However, it wasn’t all wanton destruction. The Luddites, under the guise of General Ludd or King Ludd, wrote public letters and signed threats to factory owners, leading some of them to revert to manual labour. The Luddites were, in essence, early-day activists and punks standing up for the working class, much like modern-day Robin Hoods.
And here’s where it gets interesting. Chayka argues that the message of the Luddites is still relevant today, particularly in the age of AI. Our lives are becoming increasingly entwined with digital platforms that turn our labour and attention into profit. How many times have we wished to take a cutlass to our MacBook or Lenovo ThinkBook when it misbehaves? The Luddites, in their own way, sought revenge against the innovation that held them hostage, and they may have been on to something. “Luddite” today sounds more like a compliment, an acknowledgment of those who stand up for the working class in the face of relentless technological advancement.
But, there’s more to the story. The rise of AI and automation brings both opportunities and challenges. On the bright side, AI has the potential to revolutionize industries, from healthcare to transportation. It can increase efficiency, automate mundane tasks, and even enhance creativity. However, on the darker side, AI threatens jobs in various sectors, from customer service to content creation. The encroachment of AI-generated content can be compared to the inferior goods flooding the market during the Luddite era, where subpar products eventually became the norm, and social norms adapted.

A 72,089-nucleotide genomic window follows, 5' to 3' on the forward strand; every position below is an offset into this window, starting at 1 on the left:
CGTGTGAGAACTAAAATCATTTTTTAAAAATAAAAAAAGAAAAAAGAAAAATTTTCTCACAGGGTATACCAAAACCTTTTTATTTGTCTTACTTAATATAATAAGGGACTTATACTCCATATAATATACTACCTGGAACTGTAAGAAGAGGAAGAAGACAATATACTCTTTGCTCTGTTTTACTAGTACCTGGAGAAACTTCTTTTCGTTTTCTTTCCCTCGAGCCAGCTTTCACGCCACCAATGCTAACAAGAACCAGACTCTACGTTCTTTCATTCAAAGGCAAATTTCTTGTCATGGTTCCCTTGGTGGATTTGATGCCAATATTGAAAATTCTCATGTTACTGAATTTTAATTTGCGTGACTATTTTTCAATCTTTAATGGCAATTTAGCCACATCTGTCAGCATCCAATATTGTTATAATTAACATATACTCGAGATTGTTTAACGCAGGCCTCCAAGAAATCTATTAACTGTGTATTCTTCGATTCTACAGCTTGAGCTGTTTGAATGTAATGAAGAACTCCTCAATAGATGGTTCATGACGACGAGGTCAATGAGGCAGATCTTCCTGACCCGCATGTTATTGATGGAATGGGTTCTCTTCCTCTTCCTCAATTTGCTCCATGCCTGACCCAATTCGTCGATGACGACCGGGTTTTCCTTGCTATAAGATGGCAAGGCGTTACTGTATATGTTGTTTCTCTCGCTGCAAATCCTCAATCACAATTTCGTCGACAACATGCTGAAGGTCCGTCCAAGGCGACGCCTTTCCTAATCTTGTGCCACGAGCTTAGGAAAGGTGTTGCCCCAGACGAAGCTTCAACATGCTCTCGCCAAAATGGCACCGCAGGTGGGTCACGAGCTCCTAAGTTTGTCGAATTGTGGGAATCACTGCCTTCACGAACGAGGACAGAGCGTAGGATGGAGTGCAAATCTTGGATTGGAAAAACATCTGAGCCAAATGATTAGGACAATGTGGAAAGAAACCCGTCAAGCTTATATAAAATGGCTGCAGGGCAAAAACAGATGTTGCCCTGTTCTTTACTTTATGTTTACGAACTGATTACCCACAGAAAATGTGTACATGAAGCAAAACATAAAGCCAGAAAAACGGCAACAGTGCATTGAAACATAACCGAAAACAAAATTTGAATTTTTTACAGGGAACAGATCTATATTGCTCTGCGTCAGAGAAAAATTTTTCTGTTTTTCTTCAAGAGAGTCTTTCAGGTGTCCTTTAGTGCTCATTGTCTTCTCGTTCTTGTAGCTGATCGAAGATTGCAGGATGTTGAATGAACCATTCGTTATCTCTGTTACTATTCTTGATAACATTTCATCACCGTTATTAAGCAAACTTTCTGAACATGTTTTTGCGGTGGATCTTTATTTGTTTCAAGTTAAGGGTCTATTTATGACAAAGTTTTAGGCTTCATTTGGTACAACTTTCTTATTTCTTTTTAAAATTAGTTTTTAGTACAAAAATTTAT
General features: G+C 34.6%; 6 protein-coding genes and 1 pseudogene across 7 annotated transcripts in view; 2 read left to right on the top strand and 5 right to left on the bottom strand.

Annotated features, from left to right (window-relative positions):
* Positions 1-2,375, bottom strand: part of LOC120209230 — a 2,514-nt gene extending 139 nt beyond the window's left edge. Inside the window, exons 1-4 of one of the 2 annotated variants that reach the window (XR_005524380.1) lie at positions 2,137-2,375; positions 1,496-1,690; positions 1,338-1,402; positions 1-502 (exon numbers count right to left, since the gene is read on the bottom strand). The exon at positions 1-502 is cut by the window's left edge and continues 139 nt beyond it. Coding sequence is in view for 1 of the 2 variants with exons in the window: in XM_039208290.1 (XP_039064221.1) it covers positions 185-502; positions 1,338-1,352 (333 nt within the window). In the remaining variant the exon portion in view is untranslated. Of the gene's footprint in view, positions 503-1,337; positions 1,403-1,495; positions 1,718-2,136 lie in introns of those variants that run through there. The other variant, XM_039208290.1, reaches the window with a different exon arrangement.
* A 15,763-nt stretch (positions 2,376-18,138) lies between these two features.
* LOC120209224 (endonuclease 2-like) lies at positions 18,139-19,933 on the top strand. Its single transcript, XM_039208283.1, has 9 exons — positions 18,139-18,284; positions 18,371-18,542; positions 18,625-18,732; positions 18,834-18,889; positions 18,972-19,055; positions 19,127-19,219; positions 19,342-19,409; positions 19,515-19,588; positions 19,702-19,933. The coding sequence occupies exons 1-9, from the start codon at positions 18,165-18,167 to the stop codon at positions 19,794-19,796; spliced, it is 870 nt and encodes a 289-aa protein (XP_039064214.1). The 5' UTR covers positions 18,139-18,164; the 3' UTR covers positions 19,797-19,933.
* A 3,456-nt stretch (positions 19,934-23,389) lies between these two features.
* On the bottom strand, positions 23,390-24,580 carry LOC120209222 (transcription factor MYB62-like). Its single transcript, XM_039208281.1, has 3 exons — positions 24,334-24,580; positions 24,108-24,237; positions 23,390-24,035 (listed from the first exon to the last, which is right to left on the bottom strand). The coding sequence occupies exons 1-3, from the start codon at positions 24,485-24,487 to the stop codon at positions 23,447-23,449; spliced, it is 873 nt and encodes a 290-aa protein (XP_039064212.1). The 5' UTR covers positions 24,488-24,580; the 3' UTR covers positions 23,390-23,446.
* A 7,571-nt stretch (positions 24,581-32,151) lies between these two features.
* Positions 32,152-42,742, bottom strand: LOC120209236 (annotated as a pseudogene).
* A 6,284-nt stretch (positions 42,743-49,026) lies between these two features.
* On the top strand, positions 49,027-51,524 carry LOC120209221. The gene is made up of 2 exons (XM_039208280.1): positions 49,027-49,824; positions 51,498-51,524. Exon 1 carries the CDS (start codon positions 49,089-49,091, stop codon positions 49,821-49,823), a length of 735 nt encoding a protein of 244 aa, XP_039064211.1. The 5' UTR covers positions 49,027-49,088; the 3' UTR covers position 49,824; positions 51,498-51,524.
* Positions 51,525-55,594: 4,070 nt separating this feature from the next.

In today’s AI age, the victims of automation aren’t always visible, but they’re no less real. Low-paid content moderators labour behind the scenes to ensure the quality of AI-generated content, a task that can lead to psychological distress. There’s no single machine to chop up to disable AI, as it exists in vast server farms and relies on the text and images created by humans. The debate surrounding AI’s impact on jobs is ongoing, with some experts predicting job losses while others like me remain optimistic about the potential for new roles and opportunities.
The tragedy of the original Luddites is not that they failed to stop industrialization but the way they failed. In the end, Parliament sided with entrepreneurs, and the Luddites’ frame-breaking actions were made a capital offence. Many were executed, and human rebellion proved inadequate against the march of technological progress.
Yet, Chayka’s article suggests that the response to technological changes is not predetermined. Regulation and societal actions can shape the outcome. The Luddites could have been protected by regulation, and their fight eventually evolved into a broader political movement. In the era of AI, we have the chance to determine whether automation benefits all or only a select few.
In conclusion, dear friends, the term “Luddite” may not be as derogatory as it sounds. It’s a nod to those who stand up for the working class and challenge the unequal distribution of benefits in the face of technological change. AI brings both opportunities and challenges, and our response to these changes will shape the future. So, let’s not be divided by labels but rather join in the conversation to ensure that technology benefits everyone. Let’s raise a toast to the Luddites, and to a bright, equitable future where Jamaica, even in the face of earthquakes and looming, dreamed up SMRs in wet Portland, stands strong and united.